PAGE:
The IFS’s Paul Johnson, for example, has described raising National Insurance to fund the NHS while then cutting the basic rate of income tax as “indefensible.” Why? Well, because the health and social care levy would only squeeze workers, whereas the income tax cut would benefit many other people earning incomes from holding assets, such as landlords or recipients of occupational pensions. That makes the Tories vulnerable to the accusation that, combined, these measures redistribute from poorer labourers to the wealthy.

Now Sunak might not be too bothered by this attack. Polling data regularly shows the more salient income tax second only to inheritance tax in the list of levies the public hate. It’s clear that the creation of the health and social care levy was more about delivering a flowery sounding revenue stream that it would be politically easier to raise in the longer-term anyway. And left-wingers will always call every income tax cut regressive, dreaming up new dodgy statistics to prove it.

But even if the Chancellor is confident on the politics, there’s another reason for caution on the economics. For when you feel you have the political and economic space to actually engage in a major tax cut, you should seek to achieve the biggest bang for your buck. And I’ve always been struck by an old line from a ConHome piece by Matt Sinclair on this, which said “tax cuts without reform is a missed opportunity.”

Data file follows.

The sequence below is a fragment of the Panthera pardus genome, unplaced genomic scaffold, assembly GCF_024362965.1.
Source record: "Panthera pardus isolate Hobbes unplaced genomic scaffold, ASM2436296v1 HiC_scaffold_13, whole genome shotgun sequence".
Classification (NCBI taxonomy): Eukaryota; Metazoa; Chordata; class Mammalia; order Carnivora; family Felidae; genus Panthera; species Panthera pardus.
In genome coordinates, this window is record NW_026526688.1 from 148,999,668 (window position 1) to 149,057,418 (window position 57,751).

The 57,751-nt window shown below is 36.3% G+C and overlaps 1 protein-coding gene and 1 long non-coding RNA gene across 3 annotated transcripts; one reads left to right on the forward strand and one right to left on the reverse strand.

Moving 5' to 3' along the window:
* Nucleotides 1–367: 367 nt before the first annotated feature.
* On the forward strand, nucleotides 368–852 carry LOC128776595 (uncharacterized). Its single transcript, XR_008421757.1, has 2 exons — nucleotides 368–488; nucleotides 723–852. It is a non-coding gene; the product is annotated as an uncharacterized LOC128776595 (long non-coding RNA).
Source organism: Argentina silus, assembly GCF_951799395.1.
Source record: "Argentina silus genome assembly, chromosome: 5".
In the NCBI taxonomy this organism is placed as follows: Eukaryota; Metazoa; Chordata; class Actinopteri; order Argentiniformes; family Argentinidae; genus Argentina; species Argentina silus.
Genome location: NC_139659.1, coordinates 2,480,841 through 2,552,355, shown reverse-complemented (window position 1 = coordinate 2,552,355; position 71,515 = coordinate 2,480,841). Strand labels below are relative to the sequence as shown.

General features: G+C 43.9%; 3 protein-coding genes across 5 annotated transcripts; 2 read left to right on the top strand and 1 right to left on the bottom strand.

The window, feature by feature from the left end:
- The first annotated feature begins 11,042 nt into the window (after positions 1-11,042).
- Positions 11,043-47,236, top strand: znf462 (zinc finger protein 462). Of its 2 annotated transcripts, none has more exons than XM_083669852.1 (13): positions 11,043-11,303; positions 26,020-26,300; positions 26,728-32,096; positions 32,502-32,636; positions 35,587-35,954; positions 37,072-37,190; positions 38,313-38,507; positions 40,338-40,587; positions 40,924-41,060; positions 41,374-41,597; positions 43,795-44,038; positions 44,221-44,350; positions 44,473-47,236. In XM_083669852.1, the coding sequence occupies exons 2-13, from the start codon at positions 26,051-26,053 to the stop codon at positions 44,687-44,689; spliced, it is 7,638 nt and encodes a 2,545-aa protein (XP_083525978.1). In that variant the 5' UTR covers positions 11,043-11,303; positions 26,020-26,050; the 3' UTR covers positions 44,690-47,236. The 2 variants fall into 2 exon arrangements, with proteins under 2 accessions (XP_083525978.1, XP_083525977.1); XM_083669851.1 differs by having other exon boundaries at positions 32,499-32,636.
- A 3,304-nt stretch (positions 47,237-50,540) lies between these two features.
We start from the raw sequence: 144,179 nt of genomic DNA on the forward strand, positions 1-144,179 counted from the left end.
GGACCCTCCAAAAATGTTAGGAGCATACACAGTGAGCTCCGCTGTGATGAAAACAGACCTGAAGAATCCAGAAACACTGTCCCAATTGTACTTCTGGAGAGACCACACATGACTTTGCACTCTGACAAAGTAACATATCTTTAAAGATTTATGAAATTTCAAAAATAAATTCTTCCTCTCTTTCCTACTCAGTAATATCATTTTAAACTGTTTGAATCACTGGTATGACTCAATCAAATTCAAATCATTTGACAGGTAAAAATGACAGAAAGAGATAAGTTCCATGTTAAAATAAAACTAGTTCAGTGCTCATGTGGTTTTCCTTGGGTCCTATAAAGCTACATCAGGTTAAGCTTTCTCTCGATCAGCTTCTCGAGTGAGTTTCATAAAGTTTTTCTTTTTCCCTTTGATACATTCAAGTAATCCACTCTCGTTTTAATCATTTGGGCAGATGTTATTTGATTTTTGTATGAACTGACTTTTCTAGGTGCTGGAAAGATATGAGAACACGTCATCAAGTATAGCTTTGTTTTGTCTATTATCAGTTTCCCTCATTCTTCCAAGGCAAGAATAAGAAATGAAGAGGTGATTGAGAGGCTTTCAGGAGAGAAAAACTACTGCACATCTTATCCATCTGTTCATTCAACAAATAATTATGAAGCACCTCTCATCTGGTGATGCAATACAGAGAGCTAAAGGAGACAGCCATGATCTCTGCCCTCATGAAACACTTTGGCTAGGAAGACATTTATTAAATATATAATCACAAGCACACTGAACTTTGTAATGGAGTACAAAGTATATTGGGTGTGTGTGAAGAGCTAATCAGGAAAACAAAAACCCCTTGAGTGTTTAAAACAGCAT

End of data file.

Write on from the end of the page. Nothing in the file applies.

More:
Britain’s tax code remains a complete mess, with extremely high marginal tax rates littered through the code for income. We have business rates, investment incentives, vehicle taxation, and the VAT system all in need of a complete rethink, or at the very least being rationalised to eliminate absurd anomalies. Add to this the slow economic growth we’ve experienced since the Great Recession and Britain is crying out for meaningful tax reform to improve incentives to work, save, and invest, and to remove tax-induced distortions to economic activity.

With all these challenges, it would seem short-sighted not to use a large tax cut to at least aid the process of some lasting, meaningful pro-growth reform. Big tax cuts of 10s of billions of pounds can play a crucial role in greasing the wheels for controversial tax changes, in fact, because any losers from a revenue-neutral reform can then be bought off through a lower overall burden.

If the Chancellor is really determined to do a large, broad-based pre-election tax cut, his ambitions should therefore not be limited to a simple rate reduction. He might prioritise a big rise in the starting national insurance threshold or to cut the headline VAT rate while phasing out many zero- or reduced ratings. Both would still be large tax cuts for most households, buy they’d bring a double dividend: either substantively improving work incentives for those on very low incomes, or improving the coherence of the code too.

With an ageing population raising demand for government spending, political opportunities for major tax cuts seem to be getting scarcer. That increases the importance of using them prudently. Sunak’s aim should be to use any cuts to improve our lasting economic potential and not just put more cash in pockets before elections.